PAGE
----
Let me give you a quick rundown of this book. The World As I Found It by Bruce Duffy is a hefty work of fiction from the NYRB Classics catalog. Duffy chronicles the lives of three well-known philosophers of early twentieth century Europe—Ludwig Wittgenstein, Bertrand Russell, and G. E. Moore. These three men were colleagues yet highly competitive with each other, sometimes influencing each other and at other times tearing each other apart. But here’s the thing—these people really existed but this book is fictional. And not even really fiction based completely on truth; he just made stuff up (and fully admits it). A biography of Wittgenstein wasn’t released until after Duffy wrote this.

I was bored out of my mind for 80% of this book, and with a book that is 558 pages long, 80% is a lot of pages. Wittgenstein was a tortured, seemingly miserable guy who struggled to find the greatest, highest truth. Well, like I said, philosophy bores me to death. The sections that focuses on Moore and Russell were more interesting to me because they were the ones who actually lived and did things, rather than just think about them. Especially Russell, whose storyline mostly focused on how many women he could sleep with, even up to his senior years. During our discussion, I was aghast to discover that I was the only one who was incredibly bored by this book. I got to wondering if interest in this book was directly related to the reader’s general outlook on life. I’d say from ages 13–17, I was very philosophical and analytical, but my modus operandi now is to just live rather than think about it so much. It’s why I don’t care for philosophical study.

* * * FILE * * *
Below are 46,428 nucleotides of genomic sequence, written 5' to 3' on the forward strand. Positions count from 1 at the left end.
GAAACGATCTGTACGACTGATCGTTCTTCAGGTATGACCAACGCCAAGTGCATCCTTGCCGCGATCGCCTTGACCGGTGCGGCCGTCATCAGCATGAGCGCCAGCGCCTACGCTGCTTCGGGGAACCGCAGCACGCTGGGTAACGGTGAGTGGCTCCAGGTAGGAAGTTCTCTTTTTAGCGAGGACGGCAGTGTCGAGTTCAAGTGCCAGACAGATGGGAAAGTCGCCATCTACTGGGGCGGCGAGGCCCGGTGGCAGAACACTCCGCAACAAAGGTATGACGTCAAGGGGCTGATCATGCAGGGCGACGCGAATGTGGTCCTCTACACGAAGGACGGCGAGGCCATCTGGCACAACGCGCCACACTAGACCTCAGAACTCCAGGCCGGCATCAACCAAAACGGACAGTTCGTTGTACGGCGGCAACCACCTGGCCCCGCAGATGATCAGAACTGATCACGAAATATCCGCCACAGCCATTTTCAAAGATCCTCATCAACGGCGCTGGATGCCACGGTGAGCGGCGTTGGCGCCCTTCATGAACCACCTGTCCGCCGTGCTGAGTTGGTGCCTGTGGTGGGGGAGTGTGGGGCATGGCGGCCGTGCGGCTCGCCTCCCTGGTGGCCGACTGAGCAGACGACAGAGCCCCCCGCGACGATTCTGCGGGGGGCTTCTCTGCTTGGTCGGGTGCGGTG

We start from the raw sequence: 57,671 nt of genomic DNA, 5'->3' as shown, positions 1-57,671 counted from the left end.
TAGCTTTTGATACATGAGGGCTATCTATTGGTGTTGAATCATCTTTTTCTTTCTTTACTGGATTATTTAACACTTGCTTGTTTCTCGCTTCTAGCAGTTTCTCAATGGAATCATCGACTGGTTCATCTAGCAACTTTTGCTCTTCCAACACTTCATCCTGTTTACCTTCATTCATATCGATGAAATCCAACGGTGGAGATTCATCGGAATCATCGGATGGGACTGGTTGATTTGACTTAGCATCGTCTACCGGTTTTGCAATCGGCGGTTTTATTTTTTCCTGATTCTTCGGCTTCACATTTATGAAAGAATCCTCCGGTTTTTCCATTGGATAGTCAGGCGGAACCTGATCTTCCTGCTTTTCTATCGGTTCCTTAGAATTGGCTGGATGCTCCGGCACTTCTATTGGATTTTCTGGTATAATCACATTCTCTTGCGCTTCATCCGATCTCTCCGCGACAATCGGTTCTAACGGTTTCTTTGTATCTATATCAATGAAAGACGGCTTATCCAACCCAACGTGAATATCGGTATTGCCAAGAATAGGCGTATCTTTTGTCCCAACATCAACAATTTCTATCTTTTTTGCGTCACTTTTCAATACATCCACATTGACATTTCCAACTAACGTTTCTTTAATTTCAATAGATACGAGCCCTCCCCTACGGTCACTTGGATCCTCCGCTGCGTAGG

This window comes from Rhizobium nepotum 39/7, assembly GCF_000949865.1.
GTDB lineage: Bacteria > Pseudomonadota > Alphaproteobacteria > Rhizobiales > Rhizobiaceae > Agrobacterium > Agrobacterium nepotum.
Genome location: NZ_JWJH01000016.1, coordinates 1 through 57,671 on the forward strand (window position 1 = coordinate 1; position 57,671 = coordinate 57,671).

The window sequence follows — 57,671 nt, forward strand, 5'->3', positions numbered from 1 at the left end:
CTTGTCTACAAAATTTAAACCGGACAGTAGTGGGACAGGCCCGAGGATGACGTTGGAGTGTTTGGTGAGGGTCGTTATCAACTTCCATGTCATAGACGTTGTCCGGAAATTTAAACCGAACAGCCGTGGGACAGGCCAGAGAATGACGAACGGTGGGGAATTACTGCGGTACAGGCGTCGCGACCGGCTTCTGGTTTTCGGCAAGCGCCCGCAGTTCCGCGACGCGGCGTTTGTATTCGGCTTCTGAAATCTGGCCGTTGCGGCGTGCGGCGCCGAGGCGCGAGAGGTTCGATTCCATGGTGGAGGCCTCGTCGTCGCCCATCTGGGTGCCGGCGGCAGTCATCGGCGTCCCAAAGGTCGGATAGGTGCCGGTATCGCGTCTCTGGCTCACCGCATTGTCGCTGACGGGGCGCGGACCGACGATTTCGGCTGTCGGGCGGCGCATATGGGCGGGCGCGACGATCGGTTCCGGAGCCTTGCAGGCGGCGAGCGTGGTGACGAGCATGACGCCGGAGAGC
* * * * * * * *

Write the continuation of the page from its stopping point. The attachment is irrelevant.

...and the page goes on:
Beyond the philosophy angle, as I listened to our book club discussion, I felt incredibly puzzled as to what I missed in this book. The sections that stuck with others were boring for me, and vice versa. I’m sure it’s just a question of reading taste, but I felt like such a simpleton because I couldn’t explain my aversion to the book beyond, “I was bored; I just didn’t care.”

I loved the concept of this book—a fictionalized account of a real person’s life. And the ending was fabulous, specifically the last twenty pages and the afterward by the author (a reflection on the book several years after writing it). Duffy ties up the end with a satisfying, “Ah, it all had a purpose,” though I question if all of the previous 500 pages were necessary to make his point. But everyone else seemed to like it a lot, so maybe I’m just the weird one with poor taste.

Most importantly, I finished this book and I am finally FREEEEEE to read something else!

Tuesday, January 11, 2011

Monday, January 10, 2011